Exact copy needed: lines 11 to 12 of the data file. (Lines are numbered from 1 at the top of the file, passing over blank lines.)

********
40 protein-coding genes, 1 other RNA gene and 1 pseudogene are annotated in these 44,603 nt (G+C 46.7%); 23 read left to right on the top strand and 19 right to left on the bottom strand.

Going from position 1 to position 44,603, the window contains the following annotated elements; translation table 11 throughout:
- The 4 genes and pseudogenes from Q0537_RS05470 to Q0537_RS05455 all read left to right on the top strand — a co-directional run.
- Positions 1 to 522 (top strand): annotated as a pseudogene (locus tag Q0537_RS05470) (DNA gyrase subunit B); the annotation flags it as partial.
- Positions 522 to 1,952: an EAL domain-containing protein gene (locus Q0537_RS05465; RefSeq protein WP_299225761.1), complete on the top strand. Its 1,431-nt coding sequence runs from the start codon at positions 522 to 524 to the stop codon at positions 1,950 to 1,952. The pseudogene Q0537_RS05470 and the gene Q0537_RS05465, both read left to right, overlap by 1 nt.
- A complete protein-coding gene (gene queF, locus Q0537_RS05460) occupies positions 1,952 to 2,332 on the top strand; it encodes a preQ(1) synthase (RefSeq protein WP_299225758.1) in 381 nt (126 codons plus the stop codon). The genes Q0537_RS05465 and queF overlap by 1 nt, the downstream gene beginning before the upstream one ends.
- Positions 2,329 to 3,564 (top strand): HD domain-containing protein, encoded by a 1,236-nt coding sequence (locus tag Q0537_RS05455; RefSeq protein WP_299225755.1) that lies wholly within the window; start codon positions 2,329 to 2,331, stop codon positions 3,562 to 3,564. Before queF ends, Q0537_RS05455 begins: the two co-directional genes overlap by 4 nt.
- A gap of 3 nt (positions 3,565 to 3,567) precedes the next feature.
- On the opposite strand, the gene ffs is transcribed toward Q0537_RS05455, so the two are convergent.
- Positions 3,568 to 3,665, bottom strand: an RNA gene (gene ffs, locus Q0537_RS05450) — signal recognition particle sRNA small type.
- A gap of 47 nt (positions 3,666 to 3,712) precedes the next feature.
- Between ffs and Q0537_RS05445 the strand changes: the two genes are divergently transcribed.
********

- A gap of 47 nt (positions 3,666 to 3,712) precedes the next feature.
- Between ffs and Q0537_RS05445 the strand changes: the two genes are divergently transcribed.